Acalabrutinib was approved for treating TN CLL based on results from the ELEVATE-TN global, multicentre, phase 3, randomised controlled trial. In this study, 535 adult patients with previously untreated CLL aged either ≥65 years of age or <65 years of age with significant comorbidities were randomised to one of three treatment arms: combination therapy with acalabrutinib plus the anti-CD20 antibody obinutuzumab, acalabrutinib monotherapy, or chemoimmunotherapy with obinutuzumab plus chlorambucil.5

The interim analysis from ELEVATE-TN was performed after a median follow-up of 28.3 months and demonstrated longer median progression-free survival (PFS) with acalabrutinib with or without obinutuzumab (not reached in either group) than with obinutuzumab plus chlorambucil (22.6 months; p<0.0001 for both comparisons).5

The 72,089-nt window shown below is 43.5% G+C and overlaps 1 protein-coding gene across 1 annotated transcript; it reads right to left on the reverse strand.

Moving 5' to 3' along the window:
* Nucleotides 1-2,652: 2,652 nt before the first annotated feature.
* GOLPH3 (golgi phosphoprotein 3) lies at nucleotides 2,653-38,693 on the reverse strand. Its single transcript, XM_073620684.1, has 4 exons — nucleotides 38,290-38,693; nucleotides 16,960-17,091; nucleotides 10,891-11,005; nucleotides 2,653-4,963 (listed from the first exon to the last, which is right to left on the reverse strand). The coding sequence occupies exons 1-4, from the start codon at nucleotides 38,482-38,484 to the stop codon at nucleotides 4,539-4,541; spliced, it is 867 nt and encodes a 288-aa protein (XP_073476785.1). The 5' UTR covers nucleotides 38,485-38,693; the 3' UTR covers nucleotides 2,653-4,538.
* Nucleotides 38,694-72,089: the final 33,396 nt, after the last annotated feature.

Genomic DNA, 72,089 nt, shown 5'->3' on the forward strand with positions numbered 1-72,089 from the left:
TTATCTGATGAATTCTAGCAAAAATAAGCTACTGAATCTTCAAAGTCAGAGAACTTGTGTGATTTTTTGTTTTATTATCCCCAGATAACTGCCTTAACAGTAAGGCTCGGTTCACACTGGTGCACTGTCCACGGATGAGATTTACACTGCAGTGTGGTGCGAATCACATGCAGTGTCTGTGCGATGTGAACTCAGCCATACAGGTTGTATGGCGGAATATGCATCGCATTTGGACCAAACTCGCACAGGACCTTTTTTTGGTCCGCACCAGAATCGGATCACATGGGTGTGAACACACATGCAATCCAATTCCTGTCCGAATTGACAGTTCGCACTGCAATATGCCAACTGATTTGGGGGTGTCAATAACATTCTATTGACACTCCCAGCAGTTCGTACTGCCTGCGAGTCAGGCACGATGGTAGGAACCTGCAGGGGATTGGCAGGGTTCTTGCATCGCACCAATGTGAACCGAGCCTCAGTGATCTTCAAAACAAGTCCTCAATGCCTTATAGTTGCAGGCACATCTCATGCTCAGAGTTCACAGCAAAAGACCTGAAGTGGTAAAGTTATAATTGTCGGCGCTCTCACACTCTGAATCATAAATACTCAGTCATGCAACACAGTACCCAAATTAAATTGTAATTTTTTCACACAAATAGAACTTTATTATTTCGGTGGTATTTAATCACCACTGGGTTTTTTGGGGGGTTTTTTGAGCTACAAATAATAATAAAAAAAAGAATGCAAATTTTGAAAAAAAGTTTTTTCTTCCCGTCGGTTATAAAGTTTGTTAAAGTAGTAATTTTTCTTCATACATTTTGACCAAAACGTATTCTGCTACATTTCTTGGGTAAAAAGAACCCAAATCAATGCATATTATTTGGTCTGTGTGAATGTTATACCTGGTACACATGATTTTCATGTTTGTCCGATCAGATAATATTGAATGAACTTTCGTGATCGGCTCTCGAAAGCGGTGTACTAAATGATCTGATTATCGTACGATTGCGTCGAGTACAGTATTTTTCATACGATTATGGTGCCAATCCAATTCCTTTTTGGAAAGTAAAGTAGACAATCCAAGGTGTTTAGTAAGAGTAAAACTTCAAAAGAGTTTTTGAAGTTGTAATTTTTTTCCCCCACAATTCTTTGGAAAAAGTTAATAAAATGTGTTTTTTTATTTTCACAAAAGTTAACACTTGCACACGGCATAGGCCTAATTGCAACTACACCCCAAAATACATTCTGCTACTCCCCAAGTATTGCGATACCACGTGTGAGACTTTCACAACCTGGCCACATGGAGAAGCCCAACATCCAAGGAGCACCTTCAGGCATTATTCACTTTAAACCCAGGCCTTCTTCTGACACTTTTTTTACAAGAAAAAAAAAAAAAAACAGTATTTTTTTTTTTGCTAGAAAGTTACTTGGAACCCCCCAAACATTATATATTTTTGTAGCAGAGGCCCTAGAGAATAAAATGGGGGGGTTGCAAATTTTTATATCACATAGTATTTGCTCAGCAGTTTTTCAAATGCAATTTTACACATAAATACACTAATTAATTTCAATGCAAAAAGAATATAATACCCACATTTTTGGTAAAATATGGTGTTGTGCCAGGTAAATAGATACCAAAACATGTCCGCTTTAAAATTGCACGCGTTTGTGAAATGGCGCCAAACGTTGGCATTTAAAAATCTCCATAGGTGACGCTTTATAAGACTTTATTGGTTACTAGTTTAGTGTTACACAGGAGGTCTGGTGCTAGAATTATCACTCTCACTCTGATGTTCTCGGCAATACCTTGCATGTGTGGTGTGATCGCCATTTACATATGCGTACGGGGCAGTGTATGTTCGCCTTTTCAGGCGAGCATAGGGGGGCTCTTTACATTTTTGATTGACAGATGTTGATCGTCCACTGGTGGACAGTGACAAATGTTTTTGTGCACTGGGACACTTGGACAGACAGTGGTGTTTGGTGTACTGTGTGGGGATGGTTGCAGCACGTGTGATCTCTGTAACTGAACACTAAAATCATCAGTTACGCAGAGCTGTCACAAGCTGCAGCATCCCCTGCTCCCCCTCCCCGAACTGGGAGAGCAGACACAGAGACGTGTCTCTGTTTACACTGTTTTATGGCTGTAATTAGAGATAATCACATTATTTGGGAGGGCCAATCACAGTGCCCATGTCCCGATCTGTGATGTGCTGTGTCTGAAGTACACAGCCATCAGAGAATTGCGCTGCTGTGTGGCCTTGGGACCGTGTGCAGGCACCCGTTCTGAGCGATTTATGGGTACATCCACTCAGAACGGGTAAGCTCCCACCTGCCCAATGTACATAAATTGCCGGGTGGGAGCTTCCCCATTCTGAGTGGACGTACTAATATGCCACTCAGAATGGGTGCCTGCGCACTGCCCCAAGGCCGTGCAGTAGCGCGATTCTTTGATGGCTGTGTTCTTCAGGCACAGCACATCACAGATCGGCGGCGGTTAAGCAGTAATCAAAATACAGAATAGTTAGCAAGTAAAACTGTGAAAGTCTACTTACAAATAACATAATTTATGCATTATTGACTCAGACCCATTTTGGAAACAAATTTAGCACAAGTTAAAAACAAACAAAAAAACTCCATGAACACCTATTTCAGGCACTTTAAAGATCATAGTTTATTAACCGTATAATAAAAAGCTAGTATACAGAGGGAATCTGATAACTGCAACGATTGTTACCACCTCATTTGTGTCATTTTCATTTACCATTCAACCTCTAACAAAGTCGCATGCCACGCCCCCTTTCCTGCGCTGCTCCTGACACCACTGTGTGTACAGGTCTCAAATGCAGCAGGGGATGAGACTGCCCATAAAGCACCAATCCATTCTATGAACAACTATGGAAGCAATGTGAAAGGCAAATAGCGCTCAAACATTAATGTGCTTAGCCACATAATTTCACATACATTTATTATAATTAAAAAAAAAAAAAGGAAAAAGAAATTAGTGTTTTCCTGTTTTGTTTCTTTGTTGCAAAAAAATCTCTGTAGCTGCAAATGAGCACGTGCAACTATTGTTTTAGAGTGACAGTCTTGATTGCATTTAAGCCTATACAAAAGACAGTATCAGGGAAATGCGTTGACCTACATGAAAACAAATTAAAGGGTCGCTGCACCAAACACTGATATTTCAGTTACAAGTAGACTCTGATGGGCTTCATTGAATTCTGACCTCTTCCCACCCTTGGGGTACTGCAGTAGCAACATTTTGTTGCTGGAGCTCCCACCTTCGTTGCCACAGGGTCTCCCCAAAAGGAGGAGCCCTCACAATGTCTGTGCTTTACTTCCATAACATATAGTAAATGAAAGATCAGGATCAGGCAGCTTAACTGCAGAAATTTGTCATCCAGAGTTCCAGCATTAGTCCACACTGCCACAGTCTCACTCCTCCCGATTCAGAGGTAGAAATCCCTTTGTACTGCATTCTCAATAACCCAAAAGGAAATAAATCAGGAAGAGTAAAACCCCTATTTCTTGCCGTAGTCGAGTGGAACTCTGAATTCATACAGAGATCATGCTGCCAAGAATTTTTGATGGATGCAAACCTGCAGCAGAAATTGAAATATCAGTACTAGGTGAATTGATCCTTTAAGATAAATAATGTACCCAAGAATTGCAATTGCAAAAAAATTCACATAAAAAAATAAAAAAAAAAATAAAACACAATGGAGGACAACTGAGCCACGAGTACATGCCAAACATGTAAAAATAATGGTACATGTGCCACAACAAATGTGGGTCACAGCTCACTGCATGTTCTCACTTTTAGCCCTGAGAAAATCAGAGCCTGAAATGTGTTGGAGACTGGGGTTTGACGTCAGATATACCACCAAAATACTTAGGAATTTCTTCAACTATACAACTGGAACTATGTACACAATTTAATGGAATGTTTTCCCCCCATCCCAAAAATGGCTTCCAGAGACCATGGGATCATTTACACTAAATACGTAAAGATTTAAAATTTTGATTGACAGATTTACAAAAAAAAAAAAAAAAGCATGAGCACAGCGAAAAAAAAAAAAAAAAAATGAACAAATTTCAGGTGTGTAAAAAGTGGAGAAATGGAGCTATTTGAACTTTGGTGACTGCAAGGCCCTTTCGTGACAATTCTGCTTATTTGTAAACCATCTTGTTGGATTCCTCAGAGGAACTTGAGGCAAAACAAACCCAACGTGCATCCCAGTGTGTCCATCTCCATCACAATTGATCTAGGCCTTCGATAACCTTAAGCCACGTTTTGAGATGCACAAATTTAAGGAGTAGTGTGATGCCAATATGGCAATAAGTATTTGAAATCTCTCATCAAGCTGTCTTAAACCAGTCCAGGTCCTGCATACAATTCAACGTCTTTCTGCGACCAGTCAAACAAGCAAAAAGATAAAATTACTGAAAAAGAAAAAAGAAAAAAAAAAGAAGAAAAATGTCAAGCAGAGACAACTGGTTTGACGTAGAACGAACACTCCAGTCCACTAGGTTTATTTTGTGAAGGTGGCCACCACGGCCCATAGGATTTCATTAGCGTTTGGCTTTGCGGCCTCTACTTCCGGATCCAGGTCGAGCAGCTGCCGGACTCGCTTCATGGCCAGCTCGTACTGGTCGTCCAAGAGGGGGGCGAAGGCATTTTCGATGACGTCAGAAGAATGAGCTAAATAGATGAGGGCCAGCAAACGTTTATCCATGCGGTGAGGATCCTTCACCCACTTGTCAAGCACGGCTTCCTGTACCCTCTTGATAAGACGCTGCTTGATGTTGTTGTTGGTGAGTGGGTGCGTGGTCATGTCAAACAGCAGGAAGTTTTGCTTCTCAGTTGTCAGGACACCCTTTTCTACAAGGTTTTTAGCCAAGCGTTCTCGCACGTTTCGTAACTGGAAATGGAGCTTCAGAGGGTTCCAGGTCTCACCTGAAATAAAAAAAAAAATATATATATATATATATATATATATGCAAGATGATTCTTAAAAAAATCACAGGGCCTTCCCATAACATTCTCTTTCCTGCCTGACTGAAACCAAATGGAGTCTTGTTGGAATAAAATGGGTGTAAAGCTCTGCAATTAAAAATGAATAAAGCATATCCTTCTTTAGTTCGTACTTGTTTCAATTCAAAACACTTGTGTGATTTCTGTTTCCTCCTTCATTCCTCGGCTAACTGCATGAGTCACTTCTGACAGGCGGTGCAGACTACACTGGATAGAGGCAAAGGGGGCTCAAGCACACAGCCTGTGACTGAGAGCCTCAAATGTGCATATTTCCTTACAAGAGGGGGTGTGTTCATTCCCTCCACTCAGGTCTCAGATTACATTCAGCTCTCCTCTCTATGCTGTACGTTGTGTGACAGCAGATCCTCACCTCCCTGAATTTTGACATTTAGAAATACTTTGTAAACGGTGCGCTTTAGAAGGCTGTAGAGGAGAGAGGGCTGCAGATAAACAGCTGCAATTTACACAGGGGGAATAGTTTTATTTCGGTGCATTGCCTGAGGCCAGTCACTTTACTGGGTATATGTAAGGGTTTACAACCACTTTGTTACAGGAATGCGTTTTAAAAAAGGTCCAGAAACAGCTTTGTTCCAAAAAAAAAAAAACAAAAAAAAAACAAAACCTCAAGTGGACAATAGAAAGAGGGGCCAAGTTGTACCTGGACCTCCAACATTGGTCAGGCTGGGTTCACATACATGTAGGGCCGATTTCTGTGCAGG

Prof Seymour pointed out that the improved efficacy of acalabrutinib plus obinutuzumab in the ELEVATE-TN trial cannot be translated to other BTK inhibitors in the absence of comparative clinical trial data with the other agents. “One has to be cautious in interpreting how acalabrutinib might stack up to other BTK inhibitors,” he said.

The study also demonstrated an acceptable side-effect profile with both acalabrutinib arms that was consistent with the known safety signals for these agents, although Prof Seymour noted the higher grade 3+ infection risk in the acalabrutinib plus obinutuzumab group (21% versus 14% in patients given acalabrutinib monotherapy and 8% given obinutuzumab plus chlorambucil).

Overall, this study supports acalabrutinib with or without obinutuzumab as an effective and well-tolerated, chemotherapy-free treatment for patients with TN CLL.5

Acalabrutinib maintains efficacy and safety at 4 years